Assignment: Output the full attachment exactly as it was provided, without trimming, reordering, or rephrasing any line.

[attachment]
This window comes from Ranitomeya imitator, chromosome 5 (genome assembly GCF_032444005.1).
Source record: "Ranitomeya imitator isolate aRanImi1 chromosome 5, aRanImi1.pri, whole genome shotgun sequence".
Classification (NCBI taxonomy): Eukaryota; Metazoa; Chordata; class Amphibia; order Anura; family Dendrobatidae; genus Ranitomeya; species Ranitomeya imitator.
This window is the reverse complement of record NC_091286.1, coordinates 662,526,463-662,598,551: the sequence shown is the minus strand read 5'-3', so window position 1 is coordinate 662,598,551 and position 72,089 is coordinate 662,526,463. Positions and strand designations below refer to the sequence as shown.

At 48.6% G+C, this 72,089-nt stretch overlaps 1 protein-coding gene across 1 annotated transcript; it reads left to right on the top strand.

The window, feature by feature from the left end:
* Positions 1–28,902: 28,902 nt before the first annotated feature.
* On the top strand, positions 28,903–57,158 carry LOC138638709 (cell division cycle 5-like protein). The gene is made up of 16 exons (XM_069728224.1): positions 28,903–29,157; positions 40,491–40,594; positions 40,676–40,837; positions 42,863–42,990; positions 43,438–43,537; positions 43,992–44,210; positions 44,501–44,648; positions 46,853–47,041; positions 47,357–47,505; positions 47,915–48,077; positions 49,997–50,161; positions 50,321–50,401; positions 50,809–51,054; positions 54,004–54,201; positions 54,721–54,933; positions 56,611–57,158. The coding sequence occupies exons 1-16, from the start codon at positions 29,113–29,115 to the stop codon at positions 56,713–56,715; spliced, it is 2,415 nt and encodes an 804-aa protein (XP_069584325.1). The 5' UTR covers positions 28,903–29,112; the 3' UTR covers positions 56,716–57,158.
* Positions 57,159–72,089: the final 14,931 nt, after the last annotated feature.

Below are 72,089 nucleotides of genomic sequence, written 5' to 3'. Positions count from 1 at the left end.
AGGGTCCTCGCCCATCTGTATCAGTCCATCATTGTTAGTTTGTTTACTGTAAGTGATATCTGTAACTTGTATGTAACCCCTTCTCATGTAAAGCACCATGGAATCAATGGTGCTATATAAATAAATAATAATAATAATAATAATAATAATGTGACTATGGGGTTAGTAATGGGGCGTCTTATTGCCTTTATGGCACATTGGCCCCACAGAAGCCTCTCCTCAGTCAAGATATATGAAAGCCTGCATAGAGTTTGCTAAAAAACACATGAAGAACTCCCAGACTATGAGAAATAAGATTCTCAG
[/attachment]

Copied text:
This window comes from Ranitomeya imitator, chromosome 5 (genome assembly GCF_032444005.1).
Source record: "Ranitomeya imitator isolate aRanImi1 chromosome 5, aRanImi1.pri, whole genome shotgun sequence".
Classification (NCBI taxonomy): Eukaryota; Metazoa; Chordata; class Amphibia; order Anura; family Dendrobatidae; genus Ranitomeya; species Ranitomeya imitator.
This window is the reverse complement of record NC_091286.1, coordinates 662,526,463-662,598,551: the sequence shown is the minus strand read 5'-3', so window position 1 is coordinate 662,598,551 and position 72,089 is coordinate 662,526,463. Positions and strand designations below refer to the sequence as shown.

At 48.6% G+C, this 72,089-nt stretch overlaps 1 protein-coding gene across 1 annotated transcript; it reads left to right on the top strand.

The window, feature by feature from the left end:
* Positions 1–28,902: 28,902 nt before the first annotated feature.
* On the top strand, positions 28,903–57,158 carry LOC138638709 (cell division cycle 5-like protein). The gene is made up of 16 exons (XM_069728224.1): positions 28,903–29,157; positions 40,491–40,594; positions 40,676–40,837; positions 42,863–42,990; positions 43,438–43,537; positions 43,992–44,210; positions 44,501–44,648; positions 46,853–47,041; positions 47,357–47,505; positions 47,915–48,077; positions 49,997–50,161; positions 50,321–50,401; positions 50,809–51,054; positions 54,004–54,201; positions 54,721–54,933; positions 56,611–57,158. The coding sequence occupies exons 1-16, from the start codon at positions 29,113–29,115 to the stop codon at positions 56,713–56,715; spliced, it is 2,415 nt and encodes an 804-aa protein (XP_069584325.1). The 5' UTR covers positions 28,903–29,112; the 3' UTR covers positions 56,716–57,158.
* Positions 57,159–72,089: the final 14,931 nt, after the last annotated feature.

Below are 72,089 nucleotides of genomic sequence, written 5' to 3'. Positions count from 1 at the left end.
AGGGTCCTCGCCCATCTGTATCAGTCCATCATTGTTAGTTTGTTTACTGTAAGTGATATCTGTAACTTGTATGTAACCCCTTCTCATGTAAAGCACCATGGAATCAATGGTGCTATATAAATAAATAATAATAATAATAATAATAATAATGTGACTATGGGGTTAGTAATGGGGCGTCTTATTGCCTTTATGGCACATTGGCCCCACAGAAGCCTCTCCTCAGTCAAGATATATGAAAGCCTGCATAGAGTTTGCTAAAAAACACATGAAGAACTCCCAGACTATGAGAAATAAGATTCTCAG